Manly Urban. Family portraits with famous Manly backgrounds. Copyright Renate Hechter.

For any photographer, it is important to create a service that is new and different to new and existing clients.  I have come up with the ManlyUrban idea, as people not only love to get some photographs of the area they live in, but it also provide a beautiful and modern back-drop for some stunning and different photographs. Manly also has a huge expat community, so it is a great keep-safe of your “home away from home”.

As you walk around and through Manly, you will realise it is a treasure-chest of scenic and urban areas. Here are some of my favourite areas.

  1.  Manly Ferry/Heads (in the background)
Family portrait

Manly Urban. Families in context. Copyright Renate Hechter.

The Manly Ferry is a tradition.  Since 1855 it is a “must do” for visitors.  It is the way Manly locals commute to Sydney. It operates 7 days a week, day and night.  It is one of the most picturesque and relaxing commutes in the world.  What a wonderful way to include this as a backdrop for a photograph.  The same is to be said for the famous Sydney Heads, which is the 2 kilometer-wide entrance to Sydney Harbour. People from all over the world will recognize it and these are some of Sydney’s most iconic landmarks.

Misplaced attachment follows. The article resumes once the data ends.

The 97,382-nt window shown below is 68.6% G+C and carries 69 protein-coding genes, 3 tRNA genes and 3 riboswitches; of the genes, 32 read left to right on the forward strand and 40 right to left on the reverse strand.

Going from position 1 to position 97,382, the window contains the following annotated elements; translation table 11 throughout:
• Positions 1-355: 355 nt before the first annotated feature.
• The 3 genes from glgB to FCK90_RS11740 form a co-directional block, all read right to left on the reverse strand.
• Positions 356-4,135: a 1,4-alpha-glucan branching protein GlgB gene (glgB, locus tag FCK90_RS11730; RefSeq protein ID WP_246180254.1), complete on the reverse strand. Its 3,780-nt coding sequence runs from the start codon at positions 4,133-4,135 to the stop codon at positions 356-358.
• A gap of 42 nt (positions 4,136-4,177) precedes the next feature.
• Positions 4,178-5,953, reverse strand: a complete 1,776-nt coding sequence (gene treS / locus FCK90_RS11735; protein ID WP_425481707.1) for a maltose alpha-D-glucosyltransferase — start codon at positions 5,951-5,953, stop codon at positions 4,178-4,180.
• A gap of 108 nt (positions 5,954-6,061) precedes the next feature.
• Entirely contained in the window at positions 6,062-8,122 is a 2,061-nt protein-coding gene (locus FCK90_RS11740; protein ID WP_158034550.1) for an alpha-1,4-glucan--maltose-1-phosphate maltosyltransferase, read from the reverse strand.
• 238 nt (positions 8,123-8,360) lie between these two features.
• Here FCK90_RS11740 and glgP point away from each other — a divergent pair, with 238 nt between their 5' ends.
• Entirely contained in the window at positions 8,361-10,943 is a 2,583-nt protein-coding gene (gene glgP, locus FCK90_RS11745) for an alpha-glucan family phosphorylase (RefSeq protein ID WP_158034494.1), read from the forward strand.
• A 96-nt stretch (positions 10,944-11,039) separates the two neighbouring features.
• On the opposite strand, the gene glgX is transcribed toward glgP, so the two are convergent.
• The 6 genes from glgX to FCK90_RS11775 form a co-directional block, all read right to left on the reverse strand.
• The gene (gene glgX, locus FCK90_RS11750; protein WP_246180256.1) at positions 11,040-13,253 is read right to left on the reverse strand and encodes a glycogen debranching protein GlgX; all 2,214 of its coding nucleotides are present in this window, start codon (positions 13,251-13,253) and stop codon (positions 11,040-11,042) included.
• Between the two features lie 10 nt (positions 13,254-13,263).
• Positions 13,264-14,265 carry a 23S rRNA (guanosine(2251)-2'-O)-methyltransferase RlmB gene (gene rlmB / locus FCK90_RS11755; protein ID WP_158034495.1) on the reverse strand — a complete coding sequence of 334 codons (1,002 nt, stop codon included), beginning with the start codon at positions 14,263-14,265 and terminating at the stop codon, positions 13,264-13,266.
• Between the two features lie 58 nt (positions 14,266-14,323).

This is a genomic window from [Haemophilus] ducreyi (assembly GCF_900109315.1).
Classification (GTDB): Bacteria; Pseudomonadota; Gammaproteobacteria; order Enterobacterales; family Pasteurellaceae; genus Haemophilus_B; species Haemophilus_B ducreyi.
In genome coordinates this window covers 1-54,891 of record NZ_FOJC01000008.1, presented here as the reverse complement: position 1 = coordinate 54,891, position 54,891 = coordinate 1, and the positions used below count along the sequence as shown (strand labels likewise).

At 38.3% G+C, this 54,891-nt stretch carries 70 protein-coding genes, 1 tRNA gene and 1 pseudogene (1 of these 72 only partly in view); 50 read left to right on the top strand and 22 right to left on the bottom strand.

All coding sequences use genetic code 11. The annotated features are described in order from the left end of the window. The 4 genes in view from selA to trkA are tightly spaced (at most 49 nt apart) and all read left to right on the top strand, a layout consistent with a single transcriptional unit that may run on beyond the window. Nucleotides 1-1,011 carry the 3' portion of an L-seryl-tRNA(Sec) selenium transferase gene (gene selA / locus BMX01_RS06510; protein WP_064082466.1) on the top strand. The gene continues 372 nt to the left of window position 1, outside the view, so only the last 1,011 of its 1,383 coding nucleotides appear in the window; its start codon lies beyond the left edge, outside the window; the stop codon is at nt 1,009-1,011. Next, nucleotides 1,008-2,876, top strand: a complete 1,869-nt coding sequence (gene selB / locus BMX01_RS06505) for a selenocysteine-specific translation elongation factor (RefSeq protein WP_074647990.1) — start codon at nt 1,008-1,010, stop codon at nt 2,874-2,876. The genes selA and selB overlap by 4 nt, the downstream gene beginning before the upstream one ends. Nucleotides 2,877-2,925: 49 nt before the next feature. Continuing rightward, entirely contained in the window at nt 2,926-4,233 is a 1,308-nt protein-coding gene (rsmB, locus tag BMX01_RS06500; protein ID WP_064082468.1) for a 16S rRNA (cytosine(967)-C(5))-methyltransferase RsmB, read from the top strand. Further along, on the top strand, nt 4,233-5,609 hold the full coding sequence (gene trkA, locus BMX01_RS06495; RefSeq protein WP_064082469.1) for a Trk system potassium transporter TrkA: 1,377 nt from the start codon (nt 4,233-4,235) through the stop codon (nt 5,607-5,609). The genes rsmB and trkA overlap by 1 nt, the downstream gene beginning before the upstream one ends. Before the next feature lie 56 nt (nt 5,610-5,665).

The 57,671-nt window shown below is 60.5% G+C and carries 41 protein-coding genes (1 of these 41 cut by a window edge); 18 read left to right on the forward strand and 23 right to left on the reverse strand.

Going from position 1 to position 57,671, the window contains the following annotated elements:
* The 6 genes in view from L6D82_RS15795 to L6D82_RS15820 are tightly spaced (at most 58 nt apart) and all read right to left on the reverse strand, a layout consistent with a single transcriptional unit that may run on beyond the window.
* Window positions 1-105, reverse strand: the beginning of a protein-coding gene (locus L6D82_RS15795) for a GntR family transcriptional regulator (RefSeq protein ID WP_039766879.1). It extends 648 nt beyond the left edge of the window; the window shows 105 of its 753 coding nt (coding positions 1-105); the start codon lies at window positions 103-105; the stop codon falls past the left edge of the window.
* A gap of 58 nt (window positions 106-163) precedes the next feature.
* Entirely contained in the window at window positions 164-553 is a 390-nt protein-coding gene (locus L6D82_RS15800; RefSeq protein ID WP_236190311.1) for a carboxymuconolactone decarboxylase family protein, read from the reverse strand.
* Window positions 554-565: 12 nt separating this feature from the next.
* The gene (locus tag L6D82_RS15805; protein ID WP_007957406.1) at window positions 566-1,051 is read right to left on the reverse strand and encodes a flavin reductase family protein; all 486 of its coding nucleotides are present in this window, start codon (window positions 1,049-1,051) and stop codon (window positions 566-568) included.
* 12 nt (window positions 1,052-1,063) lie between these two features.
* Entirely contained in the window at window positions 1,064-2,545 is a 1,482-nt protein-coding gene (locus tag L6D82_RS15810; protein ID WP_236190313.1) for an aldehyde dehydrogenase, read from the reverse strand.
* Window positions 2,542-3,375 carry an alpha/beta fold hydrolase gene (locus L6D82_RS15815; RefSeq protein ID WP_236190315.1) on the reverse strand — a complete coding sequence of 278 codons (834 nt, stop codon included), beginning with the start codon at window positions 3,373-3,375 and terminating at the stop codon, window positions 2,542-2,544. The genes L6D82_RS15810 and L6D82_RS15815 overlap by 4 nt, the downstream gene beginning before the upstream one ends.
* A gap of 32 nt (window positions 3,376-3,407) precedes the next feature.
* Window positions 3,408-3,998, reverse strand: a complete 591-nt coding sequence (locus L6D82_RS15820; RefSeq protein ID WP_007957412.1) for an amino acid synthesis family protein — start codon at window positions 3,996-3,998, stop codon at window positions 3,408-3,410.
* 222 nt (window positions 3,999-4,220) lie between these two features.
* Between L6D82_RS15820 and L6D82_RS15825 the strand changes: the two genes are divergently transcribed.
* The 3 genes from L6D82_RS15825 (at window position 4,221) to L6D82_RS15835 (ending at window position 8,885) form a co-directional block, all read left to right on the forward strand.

1.  Manly Corso

Manly, Sydney, Australia. Copyright Renate Hechter

The Corso is a busy and bustling place.  It provides direct access from the Manly Ferry Wharf to Manly beach.  It is also the main shopping area of Manly.  You get locals, tourists, buskers, mum and babies, school children, toddlers in the playground, retirees, surfers, skateboarders and many more all mixed together and wandering about.  Being photographed in the Corso takes some courage, as soon a crowd of people will gather to see what you are up to.  (My urban ballerina kept her cool in the Corso, even though she was surrounded by holiday-makers).

  1.  Murals